For all her fear of her sister, Sha’ik speaks a bit more confidently than I would expect when she tells Heboric that after the battle she’ll ease his journey to the jade statue.

With all that Sha’ik knows, it tells us just how good L’oric is at staying mysterious.

That is a painful scene, Heboric’s recognition of how Sha’ik has manipulated him, how what he thought had been “a gift” was in fact pure self-interest and an utter dismissal of Heboric’s own desires. Beyond the emotional impact, a few other points I liked about this paragraph:

  • the use of “compassion”, which as we’ve said repeatedly is a major motif running throughout the entire series. Here, as sometimes happen, we see it brought up as its inverse.
  • the metaphor of “a fortress in the desert of my heart. I should have known it would be a fortress of sand.” I love the metaphor itself, the visual of it. I like as well both it appropriateness to the context/setting (Raraku) and its echo of B’rydis.
  • the use of the title, an evocative intense metaphor, the House of Chains. And this as well makes one think of others who have been forced into such a house or who have made their own.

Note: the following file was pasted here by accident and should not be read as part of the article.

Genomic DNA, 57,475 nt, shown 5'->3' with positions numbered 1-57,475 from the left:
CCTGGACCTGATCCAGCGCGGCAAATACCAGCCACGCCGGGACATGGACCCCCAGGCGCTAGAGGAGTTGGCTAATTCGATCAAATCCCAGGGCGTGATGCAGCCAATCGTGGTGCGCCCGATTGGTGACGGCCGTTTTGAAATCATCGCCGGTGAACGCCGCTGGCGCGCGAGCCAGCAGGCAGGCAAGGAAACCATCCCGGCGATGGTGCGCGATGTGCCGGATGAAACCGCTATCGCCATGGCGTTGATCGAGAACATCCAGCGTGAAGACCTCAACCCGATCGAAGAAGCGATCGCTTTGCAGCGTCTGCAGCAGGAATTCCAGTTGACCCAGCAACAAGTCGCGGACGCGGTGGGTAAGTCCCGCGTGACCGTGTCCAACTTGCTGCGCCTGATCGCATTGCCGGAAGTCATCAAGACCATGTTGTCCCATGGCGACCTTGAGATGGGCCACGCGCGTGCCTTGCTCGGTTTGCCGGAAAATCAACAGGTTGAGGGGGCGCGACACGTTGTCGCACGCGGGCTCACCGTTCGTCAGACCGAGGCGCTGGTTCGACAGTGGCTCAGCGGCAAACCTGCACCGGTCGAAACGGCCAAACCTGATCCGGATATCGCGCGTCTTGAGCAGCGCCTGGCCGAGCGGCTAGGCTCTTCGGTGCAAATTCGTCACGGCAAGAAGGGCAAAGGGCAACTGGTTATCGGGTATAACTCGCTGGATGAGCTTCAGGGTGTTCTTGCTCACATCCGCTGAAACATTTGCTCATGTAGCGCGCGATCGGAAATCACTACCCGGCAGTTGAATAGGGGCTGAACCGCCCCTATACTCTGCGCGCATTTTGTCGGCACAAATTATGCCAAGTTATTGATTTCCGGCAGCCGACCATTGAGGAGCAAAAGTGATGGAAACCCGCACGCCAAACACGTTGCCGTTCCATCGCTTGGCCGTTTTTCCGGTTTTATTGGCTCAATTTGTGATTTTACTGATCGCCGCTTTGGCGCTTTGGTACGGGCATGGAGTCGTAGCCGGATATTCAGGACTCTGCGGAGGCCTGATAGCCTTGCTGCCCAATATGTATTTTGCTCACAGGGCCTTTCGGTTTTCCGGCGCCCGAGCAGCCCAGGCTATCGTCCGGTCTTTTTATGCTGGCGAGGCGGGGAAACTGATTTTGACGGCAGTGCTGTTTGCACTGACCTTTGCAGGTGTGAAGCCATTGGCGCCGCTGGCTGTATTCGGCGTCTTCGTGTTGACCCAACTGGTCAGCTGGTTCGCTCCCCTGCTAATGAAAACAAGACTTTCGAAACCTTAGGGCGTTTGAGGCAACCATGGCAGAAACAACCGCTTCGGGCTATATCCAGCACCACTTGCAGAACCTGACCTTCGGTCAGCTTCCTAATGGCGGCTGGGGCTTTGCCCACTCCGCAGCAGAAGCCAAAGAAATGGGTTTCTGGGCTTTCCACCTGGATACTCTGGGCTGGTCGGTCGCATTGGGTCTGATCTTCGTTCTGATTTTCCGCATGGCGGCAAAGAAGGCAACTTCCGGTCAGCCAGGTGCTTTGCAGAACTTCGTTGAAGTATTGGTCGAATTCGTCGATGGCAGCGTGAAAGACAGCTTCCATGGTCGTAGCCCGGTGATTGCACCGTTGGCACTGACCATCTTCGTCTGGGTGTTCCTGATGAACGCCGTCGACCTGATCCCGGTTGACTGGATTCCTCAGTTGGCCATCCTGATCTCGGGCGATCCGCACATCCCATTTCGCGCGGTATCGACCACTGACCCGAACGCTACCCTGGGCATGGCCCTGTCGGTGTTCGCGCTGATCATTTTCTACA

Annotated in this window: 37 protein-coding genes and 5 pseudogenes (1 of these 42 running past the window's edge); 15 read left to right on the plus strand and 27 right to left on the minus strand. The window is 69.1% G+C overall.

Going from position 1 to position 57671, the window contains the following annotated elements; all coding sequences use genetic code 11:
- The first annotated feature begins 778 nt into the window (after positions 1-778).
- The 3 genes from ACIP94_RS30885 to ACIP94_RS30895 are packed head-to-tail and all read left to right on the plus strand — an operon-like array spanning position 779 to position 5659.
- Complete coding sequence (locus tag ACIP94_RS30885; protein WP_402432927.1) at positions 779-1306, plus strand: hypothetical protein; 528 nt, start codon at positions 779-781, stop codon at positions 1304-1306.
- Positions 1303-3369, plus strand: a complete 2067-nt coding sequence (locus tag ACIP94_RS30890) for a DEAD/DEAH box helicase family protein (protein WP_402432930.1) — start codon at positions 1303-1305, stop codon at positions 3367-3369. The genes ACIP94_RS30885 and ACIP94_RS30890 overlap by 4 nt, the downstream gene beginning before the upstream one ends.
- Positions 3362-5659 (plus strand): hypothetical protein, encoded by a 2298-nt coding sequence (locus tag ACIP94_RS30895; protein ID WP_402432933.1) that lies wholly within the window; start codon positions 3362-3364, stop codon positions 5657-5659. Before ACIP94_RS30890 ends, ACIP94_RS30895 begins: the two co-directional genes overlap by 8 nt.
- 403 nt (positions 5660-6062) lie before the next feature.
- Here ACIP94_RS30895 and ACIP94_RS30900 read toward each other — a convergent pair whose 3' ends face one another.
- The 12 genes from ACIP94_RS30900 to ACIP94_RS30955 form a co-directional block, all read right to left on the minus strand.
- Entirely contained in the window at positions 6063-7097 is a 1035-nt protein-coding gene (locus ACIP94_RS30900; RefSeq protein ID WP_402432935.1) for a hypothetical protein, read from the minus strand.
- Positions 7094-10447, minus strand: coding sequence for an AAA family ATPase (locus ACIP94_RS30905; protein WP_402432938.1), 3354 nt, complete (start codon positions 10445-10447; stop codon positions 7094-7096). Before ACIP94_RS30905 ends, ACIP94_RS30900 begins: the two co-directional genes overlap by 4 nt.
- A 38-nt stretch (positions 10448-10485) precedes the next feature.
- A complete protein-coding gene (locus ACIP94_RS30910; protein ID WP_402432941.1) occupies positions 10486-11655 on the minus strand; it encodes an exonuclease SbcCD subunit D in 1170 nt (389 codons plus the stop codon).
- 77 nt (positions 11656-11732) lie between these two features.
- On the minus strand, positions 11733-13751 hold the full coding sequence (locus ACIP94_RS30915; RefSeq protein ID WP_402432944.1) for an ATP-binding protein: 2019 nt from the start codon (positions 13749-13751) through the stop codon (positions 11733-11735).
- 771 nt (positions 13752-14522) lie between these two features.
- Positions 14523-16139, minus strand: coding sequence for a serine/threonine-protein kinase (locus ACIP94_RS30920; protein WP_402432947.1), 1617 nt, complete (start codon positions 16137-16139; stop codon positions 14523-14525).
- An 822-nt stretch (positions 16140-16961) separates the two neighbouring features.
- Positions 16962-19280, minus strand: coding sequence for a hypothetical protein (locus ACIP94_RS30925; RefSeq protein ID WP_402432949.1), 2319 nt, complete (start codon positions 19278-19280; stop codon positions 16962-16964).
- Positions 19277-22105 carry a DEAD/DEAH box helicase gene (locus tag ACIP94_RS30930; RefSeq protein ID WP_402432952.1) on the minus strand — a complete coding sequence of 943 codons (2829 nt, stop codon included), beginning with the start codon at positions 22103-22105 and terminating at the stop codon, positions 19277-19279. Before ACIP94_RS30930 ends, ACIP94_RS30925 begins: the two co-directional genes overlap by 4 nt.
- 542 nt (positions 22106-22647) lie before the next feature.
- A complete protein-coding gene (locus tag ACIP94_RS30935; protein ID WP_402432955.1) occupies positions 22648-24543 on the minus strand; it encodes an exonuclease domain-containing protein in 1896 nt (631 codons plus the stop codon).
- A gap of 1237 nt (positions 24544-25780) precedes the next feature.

Felisin is maybe just a little too naive/trusting in this scene, but it does also add to the horror of what happens subsequently.

More serpents in the description of the shadows.

A barren Goddess—an interesting aspect as well as motivation for fury. It also calls back Sha’ik’s discussion with Karsa earlier: “The gift of the goddess offers only destruction.”

That is a horrifying scene with Felisin obviously, but all the more horrible because there is nothing in it to necessitate it taking place in a fantasy world. Anyone seeing this as “escapist” fiction should reread this scene and explain how it can’t be a journalistic account/interview from our world right now.